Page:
A TALE OF TWO MISSION TEAMS


Once upon a time, there was a church who wanted to send a group of teens on a summer mission trip. The church prayerfully selected each team member and began preparing the team for ministry. They had a heart for working with children and several people on the team had a passion for soccer. And so, they began looking for opportunities to send their team to a place where they could use sports to proclaim the Gospel.

Imagine that meanwhile elsewhere, another church was also looking ahead to its summer ministries. God had been stirring their hearts with a growing desire to reach the community around the church. As they got to know their neighbors, they learned that there was a need for sports programs for children. The church had beautiful sports facilities but needed a group to help them run a sports program. The leaders decided that if they hosted a team of people with sports passion and skills, they would be even more effective in reaching their community. But what would it take for them to host a team? They would need to consider food, lodging, sports equipment costs, etc.


Now you can stop imagining because the two teams are merely an illustration to help shape our thinking about Maranatha’s summer mission trip. What is our role as a church sending a mission team? What is our role as a church hosting a mission team? How does this shape our thinking about short-term mission trips as a whole?


Mission trips provide a unique opportunity for participants to take a week away from their normal routine and comforts and to be a part of a team with a single-minded purpose: sharing the Gospel with the lost. On mission trips obstacles arise, plans are changed, and we often see God work in unexpected ways. The limitations of a foreign language and complex cultural differences often leave us feeling powerless. We are forced out of our comfort zone, and in our state of weakness, God works in unimaginable ways. Within the context of mission trips people see their faith come alive, many for the first time. Mission trips remind us how small we are and how big God is.


So why is it that a mission trip to our own city, working within the context of our own church, has the potential to sound “boring?” The scenery, culture, and language are all familiar and even predictable. Perhaps it’s that familiarity often carries with it a sense of control and self-sufficiency. We can easily feel as though things are under our control. We aren't desperate for God to do something incredible, perhaps because we feel that we have the capacity to do something incredible for God. So how can we step out in faith in the context of the familiar? What steps can we take to go beyond our comforts and capacity and in faith, ask God to do something incredible?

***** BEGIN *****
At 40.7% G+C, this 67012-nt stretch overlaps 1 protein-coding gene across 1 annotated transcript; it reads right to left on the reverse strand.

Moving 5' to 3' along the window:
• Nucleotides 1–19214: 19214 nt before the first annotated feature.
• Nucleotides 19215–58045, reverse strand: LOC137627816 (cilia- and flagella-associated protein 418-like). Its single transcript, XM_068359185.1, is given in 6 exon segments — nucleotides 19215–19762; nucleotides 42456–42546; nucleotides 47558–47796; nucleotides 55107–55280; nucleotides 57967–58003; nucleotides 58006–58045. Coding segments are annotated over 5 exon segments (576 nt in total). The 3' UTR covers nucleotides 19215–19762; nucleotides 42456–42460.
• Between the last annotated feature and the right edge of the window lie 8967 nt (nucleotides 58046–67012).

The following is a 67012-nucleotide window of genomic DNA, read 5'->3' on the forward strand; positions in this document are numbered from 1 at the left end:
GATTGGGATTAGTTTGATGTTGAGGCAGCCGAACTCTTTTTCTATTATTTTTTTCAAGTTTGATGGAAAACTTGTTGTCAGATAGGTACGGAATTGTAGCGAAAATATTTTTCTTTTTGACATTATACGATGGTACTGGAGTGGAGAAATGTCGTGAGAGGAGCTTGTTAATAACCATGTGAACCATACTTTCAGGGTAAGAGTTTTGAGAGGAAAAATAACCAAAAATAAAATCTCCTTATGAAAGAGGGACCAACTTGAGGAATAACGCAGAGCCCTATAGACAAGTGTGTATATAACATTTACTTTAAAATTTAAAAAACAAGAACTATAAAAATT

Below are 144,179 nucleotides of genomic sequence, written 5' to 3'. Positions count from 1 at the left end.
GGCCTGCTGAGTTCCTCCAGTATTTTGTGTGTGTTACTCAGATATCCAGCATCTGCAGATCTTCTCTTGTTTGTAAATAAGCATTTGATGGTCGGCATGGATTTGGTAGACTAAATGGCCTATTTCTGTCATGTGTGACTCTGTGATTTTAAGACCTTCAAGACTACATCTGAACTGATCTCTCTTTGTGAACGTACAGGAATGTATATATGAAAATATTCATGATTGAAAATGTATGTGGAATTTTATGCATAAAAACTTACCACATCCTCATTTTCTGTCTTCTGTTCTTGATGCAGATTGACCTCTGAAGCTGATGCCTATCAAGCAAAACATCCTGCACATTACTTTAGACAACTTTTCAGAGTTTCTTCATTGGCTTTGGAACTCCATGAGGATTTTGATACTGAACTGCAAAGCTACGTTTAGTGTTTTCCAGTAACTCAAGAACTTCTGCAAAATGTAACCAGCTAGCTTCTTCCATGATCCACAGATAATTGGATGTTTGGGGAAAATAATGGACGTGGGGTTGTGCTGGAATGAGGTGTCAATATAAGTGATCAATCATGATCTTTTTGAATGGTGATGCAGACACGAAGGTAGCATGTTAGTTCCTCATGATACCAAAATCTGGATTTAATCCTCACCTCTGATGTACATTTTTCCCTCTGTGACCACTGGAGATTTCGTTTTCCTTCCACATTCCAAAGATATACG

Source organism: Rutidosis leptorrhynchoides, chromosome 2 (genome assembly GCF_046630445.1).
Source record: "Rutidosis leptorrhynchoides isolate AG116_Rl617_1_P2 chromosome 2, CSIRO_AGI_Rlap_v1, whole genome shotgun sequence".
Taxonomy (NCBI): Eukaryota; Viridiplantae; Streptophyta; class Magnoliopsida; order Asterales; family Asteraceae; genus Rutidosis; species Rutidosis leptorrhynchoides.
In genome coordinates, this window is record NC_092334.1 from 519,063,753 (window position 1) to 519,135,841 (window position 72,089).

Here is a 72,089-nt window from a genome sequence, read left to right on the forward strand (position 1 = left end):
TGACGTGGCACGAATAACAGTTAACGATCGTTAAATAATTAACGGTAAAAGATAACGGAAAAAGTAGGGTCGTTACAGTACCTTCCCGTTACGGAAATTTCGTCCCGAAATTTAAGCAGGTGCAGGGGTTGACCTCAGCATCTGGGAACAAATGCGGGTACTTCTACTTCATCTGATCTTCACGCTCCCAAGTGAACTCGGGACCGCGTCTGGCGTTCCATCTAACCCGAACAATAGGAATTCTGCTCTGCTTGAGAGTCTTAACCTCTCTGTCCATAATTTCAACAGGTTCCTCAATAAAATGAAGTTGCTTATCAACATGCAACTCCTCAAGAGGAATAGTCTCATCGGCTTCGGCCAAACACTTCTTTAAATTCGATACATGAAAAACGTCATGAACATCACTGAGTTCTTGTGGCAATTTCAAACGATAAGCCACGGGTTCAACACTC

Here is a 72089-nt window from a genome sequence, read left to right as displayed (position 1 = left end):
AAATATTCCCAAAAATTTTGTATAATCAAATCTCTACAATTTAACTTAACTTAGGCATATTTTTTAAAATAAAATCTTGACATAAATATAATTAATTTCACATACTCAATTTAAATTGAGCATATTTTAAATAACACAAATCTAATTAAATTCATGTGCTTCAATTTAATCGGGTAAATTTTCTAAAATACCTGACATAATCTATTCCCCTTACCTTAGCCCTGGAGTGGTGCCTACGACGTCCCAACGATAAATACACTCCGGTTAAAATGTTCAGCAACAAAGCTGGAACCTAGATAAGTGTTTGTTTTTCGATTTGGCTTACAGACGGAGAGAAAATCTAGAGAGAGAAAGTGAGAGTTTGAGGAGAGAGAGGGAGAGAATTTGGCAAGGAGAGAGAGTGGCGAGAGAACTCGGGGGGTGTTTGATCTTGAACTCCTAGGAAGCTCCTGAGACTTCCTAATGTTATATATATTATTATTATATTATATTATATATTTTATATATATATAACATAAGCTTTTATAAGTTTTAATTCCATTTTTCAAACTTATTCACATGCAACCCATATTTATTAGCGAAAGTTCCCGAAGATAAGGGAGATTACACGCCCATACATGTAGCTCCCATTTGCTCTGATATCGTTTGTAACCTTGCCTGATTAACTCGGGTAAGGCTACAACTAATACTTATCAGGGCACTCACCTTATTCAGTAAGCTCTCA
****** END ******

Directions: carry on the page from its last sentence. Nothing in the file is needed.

This July, fourteen of our teens will be leading our church family as we step out into the unknown. We’ve heard from our community that there’s great interest in soccer, and so we’ll be hosting a week-long soccer camp. For many of us, this is something we feel inadequate to do. How will the community respond? Will we have 3 children or 300? Maranatha family, we invite you to join with the mission team as we step out in faith and look to God to work. May we exult in our weaknesses, that God might magnify His power in us (2 Cor. 9).


So as a host church, how can Maranatha help with the physical needs for this trip? We will need volunteers to come alongside our mission team with staffing the sports camp. We are looking for people who have a background in soccer and can be “coaches” and help run drills. If you don’t have a sports background, don’t worry there will be opportunities to help with snacks, teaching, and various other ways. We will need volunteers who can help with the morning camp and/or the evening camp. We will also need help providing dinners for the mission team Sunday - Friday evenings at the church. In the coming weeks, we will be sharing more info with small groups about how they can help with this need.


As a sending church, each year our mission team relies on the generosity of God’s people to cover the costs of our teens going on this trip. The mission team will be sending out letters in the coming weeks explaining the needs and how you can partner financially.

But more than all that, our greatest need is your spiritual partnership. Would you pray for each of the members of the mission team?



Pray that over the next 10 weeks of training and preparation, God will create a spirit of unity on the team. Pray for wisdom in our planning and preparation for the camp. Above all, ask that we would lean on God and not our own strength. Ask that God would begin working in the hearts of people in our community and that He would draw families to put their faith in Christ through this ministry.


This year’s local mission trip creates a unique opportunity for sacrifice and blessings for our church body. Instead of sending a team to a faraway land, we’re sending them to our own community. Instead of waiting weeks to see pictures and hear stories about how


God worked, our church family is invited to join in real-time and be an active part of what God is doing. Our prayer is that we will be able to build long-term relationships in the community that will extend well beyond the final day of soccer camp. Though the mission trip will end, may our thinking be forever changed, and may God help us to step out in faith, especially when we are in our familiar and comfortable context.

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